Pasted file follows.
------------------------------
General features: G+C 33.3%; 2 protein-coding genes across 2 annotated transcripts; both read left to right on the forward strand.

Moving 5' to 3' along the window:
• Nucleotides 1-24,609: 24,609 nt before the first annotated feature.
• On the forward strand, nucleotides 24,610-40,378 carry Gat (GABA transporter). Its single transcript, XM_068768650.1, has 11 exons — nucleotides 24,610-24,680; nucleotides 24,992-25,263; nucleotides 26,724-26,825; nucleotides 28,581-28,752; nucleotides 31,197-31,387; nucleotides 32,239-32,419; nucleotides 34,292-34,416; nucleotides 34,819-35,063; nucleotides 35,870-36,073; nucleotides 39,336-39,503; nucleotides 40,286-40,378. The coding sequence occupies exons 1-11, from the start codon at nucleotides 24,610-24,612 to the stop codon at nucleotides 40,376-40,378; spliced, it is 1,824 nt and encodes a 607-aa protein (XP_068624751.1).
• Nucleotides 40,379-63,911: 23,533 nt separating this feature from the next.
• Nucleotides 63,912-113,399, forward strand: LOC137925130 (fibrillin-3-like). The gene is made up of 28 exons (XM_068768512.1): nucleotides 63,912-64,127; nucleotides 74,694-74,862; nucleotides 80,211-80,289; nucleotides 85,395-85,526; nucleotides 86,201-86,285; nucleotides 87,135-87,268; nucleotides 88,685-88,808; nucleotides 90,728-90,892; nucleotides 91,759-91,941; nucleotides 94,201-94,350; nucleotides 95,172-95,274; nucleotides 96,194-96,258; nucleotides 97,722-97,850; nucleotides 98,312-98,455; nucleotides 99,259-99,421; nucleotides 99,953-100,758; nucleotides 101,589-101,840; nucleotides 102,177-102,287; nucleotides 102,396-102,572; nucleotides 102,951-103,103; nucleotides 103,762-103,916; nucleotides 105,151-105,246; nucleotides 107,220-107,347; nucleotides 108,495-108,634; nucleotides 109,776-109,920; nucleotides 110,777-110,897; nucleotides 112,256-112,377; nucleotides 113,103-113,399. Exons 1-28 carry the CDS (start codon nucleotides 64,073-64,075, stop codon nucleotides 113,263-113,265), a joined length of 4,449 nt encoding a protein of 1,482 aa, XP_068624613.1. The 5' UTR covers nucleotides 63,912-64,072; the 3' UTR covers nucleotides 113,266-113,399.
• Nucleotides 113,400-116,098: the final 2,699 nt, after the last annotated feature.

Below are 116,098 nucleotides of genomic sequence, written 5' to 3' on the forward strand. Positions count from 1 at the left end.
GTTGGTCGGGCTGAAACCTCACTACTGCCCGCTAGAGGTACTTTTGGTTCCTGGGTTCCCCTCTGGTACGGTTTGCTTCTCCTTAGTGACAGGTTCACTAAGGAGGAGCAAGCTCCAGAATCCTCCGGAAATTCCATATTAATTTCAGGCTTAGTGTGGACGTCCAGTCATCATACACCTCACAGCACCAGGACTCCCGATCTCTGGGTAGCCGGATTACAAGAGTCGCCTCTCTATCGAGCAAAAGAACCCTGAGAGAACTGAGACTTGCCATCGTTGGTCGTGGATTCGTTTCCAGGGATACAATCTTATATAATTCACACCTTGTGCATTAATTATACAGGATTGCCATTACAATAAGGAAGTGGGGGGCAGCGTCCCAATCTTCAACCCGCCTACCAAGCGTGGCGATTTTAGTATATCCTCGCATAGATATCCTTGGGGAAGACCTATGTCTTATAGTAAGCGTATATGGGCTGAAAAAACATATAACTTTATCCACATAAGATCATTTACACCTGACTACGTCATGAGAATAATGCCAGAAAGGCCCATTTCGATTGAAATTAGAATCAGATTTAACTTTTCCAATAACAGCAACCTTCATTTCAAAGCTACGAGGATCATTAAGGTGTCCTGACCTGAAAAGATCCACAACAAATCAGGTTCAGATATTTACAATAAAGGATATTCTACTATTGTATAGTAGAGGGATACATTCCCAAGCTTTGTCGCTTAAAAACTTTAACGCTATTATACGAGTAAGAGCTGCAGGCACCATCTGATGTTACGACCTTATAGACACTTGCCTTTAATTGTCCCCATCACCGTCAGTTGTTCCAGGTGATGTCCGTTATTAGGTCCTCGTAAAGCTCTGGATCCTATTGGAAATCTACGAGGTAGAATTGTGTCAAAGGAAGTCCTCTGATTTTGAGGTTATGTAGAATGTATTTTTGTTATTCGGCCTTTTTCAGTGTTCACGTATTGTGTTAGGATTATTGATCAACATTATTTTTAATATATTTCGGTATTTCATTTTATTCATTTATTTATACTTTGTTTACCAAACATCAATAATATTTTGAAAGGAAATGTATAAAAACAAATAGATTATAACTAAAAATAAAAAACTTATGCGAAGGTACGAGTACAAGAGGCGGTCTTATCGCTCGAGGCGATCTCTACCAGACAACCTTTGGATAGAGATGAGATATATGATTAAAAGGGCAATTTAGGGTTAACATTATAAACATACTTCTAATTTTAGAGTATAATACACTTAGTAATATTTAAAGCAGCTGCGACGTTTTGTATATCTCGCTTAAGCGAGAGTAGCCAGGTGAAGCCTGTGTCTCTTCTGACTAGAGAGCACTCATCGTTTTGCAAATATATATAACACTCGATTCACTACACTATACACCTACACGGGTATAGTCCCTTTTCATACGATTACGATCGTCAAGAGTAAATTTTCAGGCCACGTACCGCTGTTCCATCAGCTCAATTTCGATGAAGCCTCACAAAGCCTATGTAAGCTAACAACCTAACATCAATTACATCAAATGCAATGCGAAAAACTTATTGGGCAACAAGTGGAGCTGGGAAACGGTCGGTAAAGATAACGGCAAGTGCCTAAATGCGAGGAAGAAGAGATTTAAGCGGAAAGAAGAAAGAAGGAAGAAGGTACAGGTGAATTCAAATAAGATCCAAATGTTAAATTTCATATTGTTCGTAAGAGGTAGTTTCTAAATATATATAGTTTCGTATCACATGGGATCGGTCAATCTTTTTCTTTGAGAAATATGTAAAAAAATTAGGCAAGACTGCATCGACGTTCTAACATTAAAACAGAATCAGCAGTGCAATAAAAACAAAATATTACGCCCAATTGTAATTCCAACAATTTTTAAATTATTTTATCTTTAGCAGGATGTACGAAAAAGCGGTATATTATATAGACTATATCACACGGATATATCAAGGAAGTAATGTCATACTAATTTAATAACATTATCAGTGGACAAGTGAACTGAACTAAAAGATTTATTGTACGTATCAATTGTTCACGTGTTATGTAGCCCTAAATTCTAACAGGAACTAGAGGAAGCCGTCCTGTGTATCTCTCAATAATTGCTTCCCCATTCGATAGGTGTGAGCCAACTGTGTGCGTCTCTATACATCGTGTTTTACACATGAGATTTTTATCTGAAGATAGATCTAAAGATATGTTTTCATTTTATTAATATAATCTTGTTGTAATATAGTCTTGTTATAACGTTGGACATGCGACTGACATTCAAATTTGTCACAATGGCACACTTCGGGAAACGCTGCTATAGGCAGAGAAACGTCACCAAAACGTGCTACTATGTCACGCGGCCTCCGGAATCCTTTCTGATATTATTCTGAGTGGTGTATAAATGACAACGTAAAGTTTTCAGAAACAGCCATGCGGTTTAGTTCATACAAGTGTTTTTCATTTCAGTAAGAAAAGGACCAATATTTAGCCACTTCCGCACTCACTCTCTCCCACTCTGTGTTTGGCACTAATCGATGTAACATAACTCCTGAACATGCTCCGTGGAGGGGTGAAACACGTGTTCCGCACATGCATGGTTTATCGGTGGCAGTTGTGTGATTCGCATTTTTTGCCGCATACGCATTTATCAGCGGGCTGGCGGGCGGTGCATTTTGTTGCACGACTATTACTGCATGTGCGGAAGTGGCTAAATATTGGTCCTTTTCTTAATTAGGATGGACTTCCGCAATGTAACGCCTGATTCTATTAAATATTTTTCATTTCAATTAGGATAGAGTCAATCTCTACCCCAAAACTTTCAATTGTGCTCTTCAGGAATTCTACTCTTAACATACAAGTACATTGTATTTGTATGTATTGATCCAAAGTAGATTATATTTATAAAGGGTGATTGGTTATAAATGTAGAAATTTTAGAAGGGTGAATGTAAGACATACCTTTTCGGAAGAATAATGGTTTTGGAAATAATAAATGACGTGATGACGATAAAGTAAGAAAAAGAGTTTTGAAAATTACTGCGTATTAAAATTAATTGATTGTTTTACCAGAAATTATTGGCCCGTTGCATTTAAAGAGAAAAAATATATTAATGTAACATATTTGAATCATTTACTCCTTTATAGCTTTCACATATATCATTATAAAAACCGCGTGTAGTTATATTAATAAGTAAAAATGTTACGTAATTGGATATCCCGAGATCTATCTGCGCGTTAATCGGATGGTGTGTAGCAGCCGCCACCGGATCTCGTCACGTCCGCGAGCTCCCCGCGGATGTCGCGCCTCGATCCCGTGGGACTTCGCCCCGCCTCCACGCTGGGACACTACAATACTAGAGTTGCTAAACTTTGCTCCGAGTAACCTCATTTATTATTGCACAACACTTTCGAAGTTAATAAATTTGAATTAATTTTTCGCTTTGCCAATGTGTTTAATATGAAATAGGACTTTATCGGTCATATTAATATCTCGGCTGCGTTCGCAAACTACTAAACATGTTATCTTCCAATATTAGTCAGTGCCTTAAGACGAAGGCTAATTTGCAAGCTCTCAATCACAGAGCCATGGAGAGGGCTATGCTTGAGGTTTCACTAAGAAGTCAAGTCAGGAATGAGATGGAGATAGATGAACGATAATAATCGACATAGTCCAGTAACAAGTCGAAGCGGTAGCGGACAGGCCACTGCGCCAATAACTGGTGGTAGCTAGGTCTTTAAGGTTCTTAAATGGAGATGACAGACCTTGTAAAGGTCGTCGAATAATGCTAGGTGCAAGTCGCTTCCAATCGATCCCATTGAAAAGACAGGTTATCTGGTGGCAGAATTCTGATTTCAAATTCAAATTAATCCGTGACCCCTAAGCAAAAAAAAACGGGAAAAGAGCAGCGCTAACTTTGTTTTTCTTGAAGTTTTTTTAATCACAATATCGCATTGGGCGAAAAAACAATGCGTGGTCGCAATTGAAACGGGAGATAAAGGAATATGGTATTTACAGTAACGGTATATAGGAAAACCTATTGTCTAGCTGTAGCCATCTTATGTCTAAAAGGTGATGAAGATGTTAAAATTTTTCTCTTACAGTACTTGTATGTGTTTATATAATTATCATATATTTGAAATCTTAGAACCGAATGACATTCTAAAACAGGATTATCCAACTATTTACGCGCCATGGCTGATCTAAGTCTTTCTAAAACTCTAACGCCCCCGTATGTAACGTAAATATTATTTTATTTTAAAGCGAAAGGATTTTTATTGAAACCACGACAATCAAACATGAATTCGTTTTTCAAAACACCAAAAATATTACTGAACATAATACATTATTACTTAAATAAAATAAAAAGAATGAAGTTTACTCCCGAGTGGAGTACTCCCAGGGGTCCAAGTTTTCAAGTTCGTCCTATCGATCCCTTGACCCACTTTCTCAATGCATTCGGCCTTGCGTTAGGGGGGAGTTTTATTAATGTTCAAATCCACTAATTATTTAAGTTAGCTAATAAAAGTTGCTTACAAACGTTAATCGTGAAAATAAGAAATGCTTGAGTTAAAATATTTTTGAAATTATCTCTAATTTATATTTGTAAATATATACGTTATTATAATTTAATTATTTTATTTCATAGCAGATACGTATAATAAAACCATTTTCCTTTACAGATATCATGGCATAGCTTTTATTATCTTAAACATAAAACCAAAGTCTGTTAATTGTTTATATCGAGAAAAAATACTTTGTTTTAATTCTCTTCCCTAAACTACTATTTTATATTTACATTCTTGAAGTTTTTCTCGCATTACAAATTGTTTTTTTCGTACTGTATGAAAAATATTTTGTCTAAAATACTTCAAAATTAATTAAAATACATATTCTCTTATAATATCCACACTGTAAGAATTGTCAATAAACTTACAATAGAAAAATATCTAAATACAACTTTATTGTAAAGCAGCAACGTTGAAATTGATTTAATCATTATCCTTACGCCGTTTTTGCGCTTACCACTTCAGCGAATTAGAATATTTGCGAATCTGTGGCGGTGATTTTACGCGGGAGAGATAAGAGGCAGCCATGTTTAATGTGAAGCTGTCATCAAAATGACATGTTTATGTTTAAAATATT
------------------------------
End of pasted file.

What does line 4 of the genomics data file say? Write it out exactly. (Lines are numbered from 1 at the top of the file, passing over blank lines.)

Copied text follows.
• On the forward strand, nucleotides 24,610-40,378 carry Gat (GABA transporter). Its single transcript, XM_068768650.1, has 11 exons — nucleotides 24,610-24,680; nucleotides 24,992-25,263; nucleotides 26,724-26,825; nucleotides 28,581-28,752; nucleotides 31,197-31,387; nucleotides 32,239-32,419; nucleotides 34,292-34,416; nucleotides 34,819-35,063; nucleotides 35,870-36,073; nucleotides 39,336-39,503; nucleotides 40,286-40,378. The coding sequence occupies exons 1-11, from the start codon at nucleotides 24,610-24,612 to the stop codon at nucleotides 40,376-40,378; spliced, it is 1,824 nt and encodes a 607-aa protein (XP_068624751.1).